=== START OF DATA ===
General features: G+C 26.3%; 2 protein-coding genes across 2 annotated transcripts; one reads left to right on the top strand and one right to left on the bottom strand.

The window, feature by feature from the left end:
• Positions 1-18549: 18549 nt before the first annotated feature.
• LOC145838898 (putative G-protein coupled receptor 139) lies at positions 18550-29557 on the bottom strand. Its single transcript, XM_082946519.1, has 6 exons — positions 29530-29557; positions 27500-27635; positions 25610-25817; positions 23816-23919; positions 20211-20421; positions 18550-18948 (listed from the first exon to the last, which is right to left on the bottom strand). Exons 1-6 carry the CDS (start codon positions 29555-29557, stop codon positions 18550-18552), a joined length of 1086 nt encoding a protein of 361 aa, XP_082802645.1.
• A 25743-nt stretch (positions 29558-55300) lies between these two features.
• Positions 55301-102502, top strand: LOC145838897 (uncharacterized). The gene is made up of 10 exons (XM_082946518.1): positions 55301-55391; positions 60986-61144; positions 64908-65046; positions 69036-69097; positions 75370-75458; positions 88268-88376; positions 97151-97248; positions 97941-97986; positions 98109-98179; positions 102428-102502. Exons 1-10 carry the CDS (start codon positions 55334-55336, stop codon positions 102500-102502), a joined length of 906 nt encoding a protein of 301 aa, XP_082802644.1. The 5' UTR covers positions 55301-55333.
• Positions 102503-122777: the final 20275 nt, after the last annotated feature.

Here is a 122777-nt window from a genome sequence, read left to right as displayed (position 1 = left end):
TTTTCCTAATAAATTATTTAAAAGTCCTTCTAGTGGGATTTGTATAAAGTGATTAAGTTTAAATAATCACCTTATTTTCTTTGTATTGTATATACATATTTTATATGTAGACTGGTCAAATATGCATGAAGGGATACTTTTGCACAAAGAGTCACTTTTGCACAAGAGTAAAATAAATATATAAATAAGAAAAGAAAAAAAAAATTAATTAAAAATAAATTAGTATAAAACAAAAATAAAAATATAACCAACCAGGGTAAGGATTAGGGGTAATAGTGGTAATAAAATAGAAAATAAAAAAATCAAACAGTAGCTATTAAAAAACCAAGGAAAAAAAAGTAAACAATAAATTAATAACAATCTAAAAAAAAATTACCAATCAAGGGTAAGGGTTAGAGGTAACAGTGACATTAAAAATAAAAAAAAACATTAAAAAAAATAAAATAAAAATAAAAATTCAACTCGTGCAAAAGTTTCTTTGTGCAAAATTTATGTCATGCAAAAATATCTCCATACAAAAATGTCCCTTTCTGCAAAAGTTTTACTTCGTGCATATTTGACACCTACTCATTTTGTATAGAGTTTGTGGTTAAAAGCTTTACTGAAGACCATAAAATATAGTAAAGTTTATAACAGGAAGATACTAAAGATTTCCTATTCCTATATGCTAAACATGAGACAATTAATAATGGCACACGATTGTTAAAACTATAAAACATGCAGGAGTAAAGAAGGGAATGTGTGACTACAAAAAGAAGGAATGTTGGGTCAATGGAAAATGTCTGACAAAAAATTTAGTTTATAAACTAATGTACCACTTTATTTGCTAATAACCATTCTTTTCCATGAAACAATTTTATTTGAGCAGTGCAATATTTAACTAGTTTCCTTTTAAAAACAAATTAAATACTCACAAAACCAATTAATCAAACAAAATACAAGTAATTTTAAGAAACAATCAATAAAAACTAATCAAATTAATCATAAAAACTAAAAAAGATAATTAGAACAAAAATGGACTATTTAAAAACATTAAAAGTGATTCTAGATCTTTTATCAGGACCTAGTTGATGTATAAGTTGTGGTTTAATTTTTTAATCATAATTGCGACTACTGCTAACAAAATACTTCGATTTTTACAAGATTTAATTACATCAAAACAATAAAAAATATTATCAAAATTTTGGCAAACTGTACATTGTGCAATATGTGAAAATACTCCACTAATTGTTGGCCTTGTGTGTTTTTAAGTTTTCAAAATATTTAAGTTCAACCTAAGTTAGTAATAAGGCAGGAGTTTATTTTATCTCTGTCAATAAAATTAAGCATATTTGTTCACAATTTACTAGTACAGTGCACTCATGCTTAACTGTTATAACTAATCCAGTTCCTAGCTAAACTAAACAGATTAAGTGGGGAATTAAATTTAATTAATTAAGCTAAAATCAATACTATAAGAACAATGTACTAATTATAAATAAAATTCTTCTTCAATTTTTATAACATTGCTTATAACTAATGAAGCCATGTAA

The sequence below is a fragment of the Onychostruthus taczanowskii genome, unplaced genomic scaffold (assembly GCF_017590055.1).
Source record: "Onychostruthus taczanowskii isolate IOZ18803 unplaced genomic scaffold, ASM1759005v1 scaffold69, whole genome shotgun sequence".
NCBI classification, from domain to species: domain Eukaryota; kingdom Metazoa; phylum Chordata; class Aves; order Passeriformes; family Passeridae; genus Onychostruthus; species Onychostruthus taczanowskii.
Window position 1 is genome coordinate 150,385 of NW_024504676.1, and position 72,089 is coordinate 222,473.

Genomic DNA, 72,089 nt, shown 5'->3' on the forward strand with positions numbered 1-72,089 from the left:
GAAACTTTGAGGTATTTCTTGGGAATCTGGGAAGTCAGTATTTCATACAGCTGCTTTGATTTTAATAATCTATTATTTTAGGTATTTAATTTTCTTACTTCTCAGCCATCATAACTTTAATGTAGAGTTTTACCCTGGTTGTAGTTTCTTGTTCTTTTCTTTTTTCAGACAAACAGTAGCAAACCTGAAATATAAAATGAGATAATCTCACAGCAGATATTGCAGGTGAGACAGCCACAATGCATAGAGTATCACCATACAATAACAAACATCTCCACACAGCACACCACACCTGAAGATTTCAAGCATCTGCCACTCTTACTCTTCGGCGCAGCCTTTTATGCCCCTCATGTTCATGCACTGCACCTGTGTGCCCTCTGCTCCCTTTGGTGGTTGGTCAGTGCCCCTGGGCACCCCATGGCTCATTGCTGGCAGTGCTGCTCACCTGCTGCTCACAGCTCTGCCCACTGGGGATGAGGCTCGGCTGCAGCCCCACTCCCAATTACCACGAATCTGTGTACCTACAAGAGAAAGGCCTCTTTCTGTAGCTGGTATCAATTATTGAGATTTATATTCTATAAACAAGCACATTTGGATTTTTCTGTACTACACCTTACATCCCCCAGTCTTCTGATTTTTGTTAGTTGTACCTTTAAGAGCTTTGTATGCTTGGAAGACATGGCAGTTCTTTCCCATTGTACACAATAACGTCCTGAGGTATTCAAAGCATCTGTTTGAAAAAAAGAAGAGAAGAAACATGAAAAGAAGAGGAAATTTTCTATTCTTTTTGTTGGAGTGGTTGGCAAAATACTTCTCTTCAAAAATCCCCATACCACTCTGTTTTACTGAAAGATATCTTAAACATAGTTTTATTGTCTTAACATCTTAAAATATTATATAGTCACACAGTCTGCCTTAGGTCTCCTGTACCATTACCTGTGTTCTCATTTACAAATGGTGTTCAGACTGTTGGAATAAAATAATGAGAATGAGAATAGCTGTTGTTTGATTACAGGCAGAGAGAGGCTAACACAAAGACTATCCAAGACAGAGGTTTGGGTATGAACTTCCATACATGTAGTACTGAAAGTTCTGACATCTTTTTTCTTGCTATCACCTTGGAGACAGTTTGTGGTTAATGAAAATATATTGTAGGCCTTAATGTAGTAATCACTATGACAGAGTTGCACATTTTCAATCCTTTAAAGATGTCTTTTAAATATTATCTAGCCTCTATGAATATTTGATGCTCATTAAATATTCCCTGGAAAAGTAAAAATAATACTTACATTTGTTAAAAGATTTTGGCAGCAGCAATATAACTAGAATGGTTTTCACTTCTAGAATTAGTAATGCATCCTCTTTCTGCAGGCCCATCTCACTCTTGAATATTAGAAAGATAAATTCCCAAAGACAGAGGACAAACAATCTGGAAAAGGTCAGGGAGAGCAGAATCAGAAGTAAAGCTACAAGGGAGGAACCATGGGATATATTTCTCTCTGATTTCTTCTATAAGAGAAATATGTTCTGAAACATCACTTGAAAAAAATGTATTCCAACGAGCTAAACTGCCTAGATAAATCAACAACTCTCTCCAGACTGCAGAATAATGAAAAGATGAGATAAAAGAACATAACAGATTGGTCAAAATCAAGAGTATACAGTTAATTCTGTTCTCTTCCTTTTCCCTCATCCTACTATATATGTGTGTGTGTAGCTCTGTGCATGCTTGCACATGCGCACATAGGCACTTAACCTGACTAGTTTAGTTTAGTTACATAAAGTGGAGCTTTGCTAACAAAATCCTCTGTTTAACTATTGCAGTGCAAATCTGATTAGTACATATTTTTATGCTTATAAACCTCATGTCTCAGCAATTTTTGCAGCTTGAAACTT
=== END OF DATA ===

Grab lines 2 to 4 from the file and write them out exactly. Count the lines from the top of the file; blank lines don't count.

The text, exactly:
The window, feature by feature from the left end:
• Positions 1-18549: 18549 nt before the first annotated feature.
• LOC145838898 (putative G-protein coupled receptor 139) lies at positions 18550-29557 on the bottom strand. Its single transcript, XM_082946519.1, has 6 exons — positions 29530-29557; positions 27500-27635; positions 25610-25817; positions 23816-23919; positions 20211-20421; positions 18550-18948 (listed from the first exon to the last, which is right to left on the bottom strand). Exons 1-6 carry the CDS (start codon positions 29555-29557, stop codon positions 18550-18552), a joined length of 1086 nt encoding a protein of 361 aa, XP_082802645.1.